“Marvellous men, my generation saved the world. Normandy veterans love one another beyond the love of women,” said the 94-year-old.

Unlike the children at the Rudyard Kipling School, the rough and tumble of tag was the least of the teenage Harry’s worries when his mates were falling dead around him on the Normandy beaches.

He still recalls ships firing over their heads, Germans inland using 88 millimetre guns which “would blow you off the face of the earth.”

It’s hardly glorifying war, is it.

In fact, Harry is only too aware of war being the consequence of the battle between love and hate, and he talks passionately about the lessons that young people should learn from the “beyond comprehension of D-Day”:

“I hope they will all learn to love one another. There’s a lot of hate in the world. A lot of greed and a lot of nonsense.

“Don’t worry about that,” he adds recalling serving King George VI, a wonderful, kind man.

“He used to have a day of prayer. It’s a pity we don’t have a month of prayer because we’ve got so much to thank God for.

“We’ve been stupid, we’re so clever we blow one another up. But we don’t love one another; that’s the strongest thing on earth. Love is stronger than death. He’s coming back. Our Lord Jesus said he’d be back and He will,” Harry told a television audience of millions.

Wow! It takes an old soldier to vividly express the futility of war, and the power of love over hate.

War is sometimes necessary to defeat evil, and the fight between good and evil is a constant throughout history.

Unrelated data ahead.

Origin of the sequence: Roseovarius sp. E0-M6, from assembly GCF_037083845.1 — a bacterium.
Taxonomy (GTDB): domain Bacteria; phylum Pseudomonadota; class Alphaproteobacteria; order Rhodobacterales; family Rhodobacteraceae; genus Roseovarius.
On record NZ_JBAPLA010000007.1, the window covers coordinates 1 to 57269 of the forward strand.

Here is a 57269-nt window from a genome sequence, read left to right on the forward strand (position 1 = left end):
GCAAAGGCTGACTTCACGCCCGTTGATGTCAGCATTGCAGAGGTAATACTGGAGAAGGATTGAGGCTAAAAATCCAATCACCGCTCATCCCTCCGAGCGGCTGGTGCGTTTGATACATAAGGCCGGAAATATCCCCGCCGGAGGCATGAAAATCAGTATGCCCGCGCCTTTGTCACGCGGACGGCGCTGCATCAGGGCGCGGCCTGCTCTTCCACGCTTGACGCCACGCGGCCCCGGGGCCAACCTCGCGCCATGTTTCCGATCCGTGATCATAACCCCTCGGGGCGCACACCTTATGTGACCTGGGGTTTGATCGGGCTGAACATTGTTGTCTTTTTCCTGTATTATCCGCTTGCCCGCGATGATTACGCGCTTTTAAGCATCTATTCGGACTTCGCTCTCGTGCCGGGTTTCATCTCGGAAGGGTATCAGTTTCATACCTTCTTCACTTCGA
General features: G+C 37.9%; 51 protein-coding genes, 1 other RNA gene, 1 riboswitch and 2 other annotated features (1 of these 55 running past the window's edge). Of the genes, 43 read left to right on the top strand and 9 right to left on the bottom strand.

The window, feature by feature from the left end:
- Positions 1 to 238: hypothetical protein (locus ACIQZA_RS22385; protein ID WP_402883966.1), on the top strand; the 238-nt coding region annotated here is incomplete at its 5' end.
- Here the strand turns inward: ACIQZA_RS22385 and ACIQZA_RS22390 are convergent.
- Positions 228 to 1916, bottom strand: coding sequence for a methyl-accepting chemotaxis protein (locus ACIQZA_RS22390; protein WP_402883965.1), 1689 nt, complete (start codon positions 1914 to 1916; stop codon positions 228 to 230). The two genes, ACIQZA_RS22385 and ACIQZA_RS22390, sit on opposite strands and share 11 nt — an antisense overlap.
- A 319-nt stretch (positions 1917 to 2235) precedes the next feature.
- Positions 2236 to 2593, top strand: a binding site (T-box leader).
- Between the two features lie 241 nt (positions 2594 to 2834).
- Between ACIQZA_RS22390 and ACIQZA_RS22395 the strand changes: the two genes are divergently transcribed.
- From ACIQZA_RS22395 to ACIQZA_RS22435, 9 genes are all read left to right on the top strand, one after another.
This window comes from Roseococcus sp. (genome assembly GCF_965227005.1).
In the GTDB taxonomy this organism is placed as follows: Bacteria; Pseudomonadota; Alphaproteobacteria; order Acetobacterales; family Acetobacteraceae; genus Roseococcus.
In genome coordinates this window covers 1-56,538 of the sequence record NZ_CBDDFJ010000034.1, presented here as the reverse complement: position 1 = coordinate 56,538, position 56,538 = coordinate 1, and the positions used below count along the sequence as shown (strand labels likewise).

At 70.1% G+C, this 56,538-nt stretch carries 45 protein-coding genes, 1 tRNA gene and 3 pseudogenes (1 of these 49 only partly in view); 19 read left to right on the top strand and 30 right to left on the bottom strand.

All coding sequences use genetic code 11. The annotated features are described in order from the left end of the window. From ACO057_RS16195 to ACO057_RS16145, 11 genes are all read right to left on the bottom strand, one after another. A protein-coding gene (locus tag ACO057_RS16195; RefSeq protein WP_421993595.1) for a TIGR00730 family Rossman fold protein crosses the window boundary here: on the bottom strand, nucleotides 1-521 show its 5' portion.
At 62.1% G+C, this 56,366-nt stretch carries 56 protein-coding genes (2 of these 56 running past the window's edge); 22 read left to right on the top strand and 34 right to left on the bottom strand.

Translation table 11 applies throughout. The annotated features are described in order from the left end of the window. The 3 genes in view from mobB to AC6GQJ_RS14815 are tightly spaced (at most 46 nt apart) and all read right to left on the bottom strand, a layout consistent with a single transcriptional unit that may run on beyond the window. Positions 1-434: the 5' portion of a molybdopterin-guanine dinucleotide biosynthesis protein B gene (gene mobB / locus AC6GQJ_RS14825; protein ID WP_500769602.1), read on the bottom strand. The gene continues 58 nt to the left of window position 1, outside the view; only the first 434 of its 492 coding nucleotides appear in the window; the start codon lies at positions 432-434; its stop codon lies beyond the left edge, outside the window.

Remembrance is not, and never should be about glorifying the violence of it. And yes, some people are concerned about remembrance becoming a meaningless religious festival, with teddy bears on memorials, and the poppy becoming either a fashion item or a source of division.

But those who are remembering properly are recalling war as an abomination.

Last year was the centenary of the end of World War One, and the recollections of the suffering in the filth of the trenches were captured on images and film.

This year I watched the BBC drama series on Sunday evenings, with characters across Britain, Poland, France and Germany struggling to survive war situations.

A young Polish girl joining the Resistance and finding the strength to shoot Nazis occupying her country.

A German mother struggling to hide her epileptic daughter, knowing what they would do to her.

A young American doctor’s anguish over his black, gay lover being carted off by the Germans.

And an English pacifist’s moral dilemma after he had suffered serious mental illness from shell shock in the first war.

All personal vignettes of how they suffered.

Zec’s famous cartoon on VE Day shows a wounded soldier handing over a laurel representing victory and peace in Europe with the label “Here you are. Don’t lose it again.”

But there never seems to be true peace in the world. Wars and rumours of wars continue. Conflicts over identity or land or power or money continue in 2019 and the brutality is ever with us.

Even in our own land, our bloody past is for many their present.

Love or hate, which will win?

Harry Billinge is in no doubt which will win out in the end. Love is stronger than hate; it’s even stronger than death.